... and images consecrated in their manner; that, placing themselves within circles, they have often invoked the evil spirits to occasion the death of men by the might of their enchantments, or by sending maladies which abridge their days. Sometimes they have enclosed demons in mirrors, or circles, or rings, to interrogate them, not only on the past, but on the future, and made predictions. They pretend to have made many experiments in these matters, and ...
— The Phantom World - or, The philosophy of spirits, apparitions, &c, &c. • Augustin Calmet

... but most of what concerns them, especially in relation to their Brother, has been introduced incidentally above. Besides which, Saupe's flowing pages are too long for our space; so that instead of translating, henceforth, we shall have mainly to compile from Saupe and others, and faithfully abridge. ...
— The Life of Friedrich Schiller - Comprehending an Examination of His Works • Thomas Carlyle

... picturesquely, but the man at the bow, a swarthy Venetian, was pouring out his soul in an aria from "Cavalleria Rusticana." His voice might not have passed muster at Covent Garden, but in the unique stage setting, which included a group of eager listeners on abridge behind him, one could forgive a break on a high note ...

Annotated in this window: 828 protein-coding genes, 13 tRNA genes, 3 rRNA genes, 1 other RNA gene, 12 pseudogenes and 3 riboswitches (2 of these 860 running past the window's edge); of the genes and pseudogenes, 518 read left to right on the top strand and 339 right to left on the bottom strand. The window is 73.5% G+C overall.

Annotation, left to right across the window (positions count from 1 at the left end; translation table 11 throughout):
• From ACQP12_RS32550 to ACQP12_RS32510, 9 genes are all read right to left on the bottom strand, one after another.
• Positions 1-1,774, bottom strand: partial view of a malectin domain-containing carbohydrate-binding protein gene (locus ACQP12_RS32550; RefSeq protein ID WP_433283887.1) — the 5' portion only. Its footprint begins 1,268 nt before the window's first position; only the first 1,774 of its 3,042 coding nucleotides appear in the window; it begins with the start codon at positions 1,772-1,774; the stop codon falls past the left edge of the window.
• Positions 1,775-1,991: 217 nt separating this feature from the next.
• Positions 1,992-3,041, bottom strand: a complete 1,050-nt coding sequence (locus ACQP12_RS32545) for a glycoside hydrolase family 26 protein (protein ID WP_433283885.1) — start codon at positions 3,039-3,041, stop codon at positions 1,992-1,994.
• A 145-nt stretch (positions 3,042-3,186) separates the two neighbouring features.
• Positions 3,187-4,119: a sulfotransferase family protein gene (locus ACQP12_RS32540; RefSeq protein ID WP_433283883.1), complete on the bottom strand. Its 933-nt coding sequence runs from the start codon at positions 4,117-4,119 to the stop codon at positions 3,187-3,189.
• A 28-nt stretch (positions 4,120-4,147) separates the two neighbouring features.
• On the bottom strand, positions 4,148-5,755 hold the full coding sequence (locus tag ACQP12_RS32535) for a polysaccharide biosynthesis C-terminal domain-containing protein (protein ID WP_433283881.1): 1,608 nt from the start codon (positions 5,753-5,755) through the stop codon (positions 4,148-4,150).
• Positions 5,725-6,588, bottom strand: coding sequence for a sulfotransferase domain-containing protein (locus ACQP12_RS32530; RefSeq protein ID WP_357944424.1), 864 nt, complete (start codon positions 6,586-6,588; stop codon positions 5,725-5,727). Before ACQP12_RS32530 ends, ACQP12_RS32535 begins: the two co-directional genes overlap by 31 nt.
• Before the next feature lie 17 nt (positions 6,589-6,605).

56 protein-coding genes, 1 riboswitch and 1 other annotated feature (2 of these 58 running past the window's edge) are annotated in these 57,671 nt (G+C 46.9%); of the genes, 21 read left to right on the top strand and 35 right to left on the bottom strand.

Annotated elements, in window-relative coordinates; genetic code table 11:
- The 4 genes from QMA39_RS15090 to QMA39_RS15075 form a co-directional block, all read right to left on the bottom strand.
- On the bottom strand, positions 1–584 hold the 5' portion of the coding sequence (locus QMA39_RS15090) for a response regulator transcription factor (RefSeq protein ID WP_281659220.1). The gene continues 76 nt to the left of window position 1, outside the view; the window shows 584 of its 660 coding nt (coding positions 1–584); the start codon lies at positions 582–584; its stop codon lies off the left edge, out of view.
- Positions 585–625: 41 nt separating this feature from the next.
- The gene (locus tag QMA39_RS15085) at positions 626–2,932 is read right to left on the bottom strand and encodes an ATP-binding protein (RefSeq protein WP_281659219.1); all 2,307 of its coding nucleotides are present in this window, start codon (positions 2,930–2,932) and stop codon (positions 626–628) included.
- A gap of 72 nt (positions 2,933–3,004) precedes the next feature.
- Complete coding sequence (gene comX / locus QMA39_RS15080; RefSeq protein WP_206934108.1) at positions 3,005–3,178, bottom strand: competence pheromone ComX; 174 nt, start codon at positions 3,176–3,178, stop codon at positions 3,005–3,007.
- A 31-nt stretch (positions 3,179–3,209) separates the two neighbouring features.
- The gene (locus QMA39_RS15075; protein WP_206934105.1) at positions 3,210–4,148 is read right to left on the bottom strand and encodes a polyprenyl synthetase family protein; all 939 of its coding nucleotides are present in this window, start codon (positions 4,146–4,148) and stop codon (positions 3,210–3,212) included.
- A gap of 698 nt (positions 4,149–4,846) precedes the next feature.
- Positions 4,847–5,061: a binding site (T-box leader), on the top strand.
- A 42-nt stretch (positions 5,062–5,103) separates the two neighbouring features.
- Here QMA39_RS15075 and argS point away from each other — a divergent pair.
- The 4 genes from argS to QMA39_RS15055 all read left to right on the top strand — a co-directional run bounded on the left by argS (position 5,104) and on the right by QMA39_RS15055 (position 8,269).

— The Making of Mary • Jean Forsyth

... left thee a tongue, however," said the Varangian, "which some of thy countrymen would. I think, be glad to possess. Do not provoke me to abridge it by refusing me the information which I ...
— Waverley Volume XII • Sir Walter Scott

... me by the fact that I took no steps in the matter myself, even when the need for a reorganization was driven home by the conditions brought about in the War Office during the early months of the Great War. Somehow one feels no irresistible impulse to abridge one's functions and to depreciate one's importance by one's own act, to lop off one's own members, so to speak. But when Sir W. Robertson turned up at the end of 1915 to become C.I.G.S. he straightway split my Directorate in two, and he thus put ...
— Experiences of a Dug-out, 1914-1918 • Charles Edward Callwell

... young men who have taken Orders in earnest. And it will be almost inevitable that the Curate, under even the most wise, considerate, and unselfish of Incumbents, should find "work" threatening rapidly to absorb so much, not of time only but thought and heart, that the temptation is to abridge and relax very seriously indeed secret devotion, secret study of Scripture, and generally secret discipline of ...
— To My Younger Brethren - Chapters on Pastoral Life and Work • Handley C. G. Moule

... guilt, I can most clearly; and I do further tell you that unless you confess your fault, ask pardon, promise to do so no more, and make it your study to keep your word, I will treat you with the utmost severity. I will abridge you of every kind of amusement, and will confine you from the rest of your schoolfellows, that you may not corrupt them. On the other hand, if you confess your crime, I will lessen your punishment, and may, perhaps, restore ...
— Forgotten Tales of Long Ago • E. V. Lucas



Words linked to "Abridge" :   cut back, curtail, curb, edit out, expurgate, expand, castrate, digest, edit, restrict, minify, decrease, contract, cut, bowdlerise, foreshorten, abbreviate, lessen, reduce